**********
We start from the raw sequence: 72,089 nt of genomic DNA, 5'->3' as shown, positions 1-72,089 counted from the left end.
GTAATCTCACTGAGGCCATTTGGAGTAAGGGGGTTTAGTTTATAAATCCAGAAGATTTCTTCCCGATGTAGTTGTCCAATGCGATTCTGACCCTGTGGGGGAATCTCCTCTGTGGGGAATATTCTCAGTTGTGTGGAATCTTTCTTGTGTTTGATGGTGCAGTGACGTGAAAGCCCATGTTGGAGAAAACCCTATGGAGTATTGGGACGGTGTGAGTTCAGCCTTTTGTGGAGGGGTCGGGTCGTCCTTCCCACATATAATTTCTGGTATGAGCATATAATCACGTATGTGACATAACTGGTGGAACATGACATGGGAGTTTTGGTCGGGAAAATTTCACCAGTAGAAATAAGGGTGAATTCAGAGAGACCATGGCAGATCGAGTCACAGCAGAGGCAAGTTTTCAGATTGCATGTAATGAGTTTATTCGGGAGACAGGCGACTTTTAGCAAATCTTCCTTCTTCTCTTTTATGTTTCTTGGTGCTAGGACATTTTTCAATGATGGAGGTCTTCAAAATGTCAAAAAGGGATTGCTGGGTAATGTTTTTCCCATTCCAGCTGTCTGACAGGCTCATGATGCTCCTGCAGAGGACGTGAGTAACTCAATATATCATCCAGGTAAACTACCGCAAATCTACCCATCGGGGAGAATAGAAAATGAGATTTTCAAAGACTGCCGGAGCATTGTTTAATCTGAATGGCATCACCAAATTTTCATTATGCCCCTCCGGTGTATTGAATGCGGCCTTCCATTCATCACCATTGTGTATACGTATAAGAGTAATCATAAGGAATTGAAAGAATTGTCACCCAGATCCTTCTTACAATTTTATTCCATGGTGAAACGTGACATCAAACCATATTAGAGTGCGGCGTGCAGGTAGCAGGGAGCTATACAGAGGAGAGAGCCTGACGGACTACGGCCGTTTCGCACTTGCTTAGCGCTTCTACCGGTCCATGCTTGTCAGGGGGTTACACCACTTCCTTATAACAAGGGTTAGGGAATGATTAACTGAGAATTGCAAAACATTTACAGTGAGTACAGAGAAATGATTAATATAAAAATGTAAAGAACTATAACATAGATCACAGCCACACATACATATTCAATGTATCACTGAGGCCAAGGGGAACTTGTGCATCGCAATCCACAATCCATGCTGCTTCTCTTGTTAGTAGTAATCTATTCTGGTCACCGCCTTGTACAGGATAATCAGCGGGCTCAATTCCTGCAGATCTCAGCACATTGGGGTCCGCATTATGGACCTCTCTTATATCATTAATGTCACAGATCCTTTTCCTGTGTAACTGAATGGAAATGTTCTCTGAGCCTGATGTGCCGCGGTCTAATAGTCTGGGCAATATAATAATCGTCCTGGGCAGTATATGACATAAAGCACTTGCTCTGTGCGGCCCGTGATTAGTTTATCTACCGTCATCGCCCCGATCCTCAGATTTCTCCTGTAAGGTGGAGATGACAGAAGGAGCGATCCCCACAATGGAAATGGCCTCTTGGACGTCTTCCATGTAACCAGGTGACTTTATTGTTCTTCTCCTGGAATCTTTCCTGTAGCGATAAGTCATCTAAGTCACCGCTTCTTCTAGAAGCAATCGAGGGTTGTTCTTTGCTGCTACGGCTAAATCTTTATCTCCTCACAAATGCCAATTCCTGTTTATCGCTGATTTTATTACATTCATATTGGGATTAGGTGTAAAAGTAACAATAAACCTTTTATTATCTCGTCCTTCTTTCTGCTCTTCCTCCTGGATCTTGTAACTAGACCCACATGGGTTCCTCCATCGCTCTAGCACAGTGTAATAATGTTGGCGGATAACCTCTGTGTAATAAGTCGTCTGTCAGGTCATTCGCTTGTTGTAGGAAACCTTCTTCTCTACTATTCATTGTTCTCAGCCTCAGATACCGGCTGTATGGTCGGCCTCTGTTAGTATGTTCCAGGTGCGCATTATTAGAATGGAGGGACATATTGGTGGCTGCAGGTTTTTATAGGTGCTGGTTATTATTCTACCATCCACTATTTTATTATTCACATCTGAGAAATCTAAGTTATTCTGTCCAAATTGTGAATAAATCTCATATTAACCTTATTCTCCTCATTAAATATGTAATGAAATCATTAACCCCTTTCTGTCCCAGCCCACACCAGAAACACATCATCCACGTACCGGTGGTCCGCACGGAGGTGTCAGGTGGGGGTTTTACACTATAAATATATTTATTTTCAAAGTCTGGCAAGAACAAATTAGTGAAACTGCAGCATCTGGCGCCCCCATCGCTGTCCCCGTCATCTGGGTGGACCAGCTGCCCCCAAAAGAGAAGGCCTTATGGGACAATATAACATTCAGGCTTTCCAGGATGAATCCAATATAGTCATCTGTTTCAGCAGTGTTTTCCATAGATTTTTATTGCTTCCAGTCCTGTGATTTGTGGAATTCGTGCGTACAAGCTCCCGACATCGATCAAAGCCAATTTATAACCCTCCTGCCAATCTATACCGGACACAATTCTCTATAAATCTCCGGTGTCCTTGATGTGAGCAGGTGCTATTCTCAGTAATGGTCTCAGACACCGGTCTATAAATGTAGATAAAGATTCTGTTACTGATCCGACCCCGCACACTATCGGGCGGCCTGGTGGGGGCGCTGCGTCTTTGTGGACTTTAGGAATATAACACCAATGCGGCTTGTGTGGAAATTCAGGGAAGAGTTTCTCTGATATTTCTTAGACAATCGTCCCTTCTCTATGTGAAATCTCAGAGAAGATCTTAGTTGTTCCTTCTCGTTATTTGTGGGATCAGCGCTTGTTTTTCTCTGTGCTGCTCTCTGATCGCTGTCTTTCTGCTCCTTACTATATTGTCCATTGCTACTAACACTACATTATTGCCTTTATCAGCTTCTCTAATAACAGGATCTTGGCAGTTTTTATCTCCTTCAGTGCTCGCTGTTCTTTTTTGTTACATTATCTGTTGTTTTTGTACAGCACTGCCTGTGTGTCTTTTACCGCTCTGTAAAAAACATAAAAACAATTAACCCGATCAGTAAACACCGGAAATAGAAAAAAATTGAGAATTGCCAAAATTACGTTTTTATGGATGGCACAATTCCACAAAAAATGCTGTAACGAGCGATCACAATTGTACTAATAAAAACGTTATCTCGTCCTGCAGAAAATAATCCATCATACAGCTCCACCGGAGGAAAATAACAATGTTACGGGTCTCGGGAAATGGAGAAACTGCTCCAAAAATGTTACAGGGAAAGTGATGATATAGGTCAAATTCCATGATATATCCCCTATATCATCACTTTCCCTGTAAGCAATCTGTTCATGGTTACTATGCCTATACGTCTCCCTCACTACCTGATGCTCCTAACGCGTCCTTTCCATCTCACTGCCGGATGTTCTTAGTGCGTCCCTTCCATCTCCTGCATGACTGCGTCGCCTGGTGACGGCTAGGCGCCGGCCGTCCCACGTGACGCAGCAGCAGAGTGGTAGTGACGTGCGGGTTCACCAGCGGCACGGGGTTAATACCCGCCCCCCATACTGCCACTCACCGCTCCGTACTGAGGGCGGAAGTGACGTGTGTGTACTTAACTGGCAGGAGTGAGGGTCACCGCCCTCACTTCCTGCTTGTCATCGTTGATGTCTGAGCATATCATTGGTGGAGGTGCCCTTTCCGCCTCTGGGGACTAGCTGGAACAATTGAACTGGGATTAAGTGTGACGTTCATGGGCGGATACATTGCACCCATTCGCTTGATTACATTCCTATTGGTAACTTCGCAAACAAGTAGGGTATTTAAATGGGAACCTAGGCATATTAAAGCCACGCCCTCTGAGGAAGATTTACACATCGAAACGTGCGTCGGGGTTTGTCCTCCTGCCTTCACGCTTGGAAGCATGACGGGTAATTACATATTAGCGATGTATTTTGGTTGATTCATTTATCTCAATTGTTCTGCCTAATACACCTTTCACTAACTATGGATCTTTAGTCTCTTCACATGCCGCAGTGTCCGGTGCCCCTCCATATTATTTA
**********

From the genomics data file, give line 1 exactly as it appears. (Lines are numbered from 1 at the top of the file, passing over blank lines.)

We start from the raw sequence: 72,089 nt of genomic DNA, 5'->3' as shown, positions 1-72,089 counted from the left end.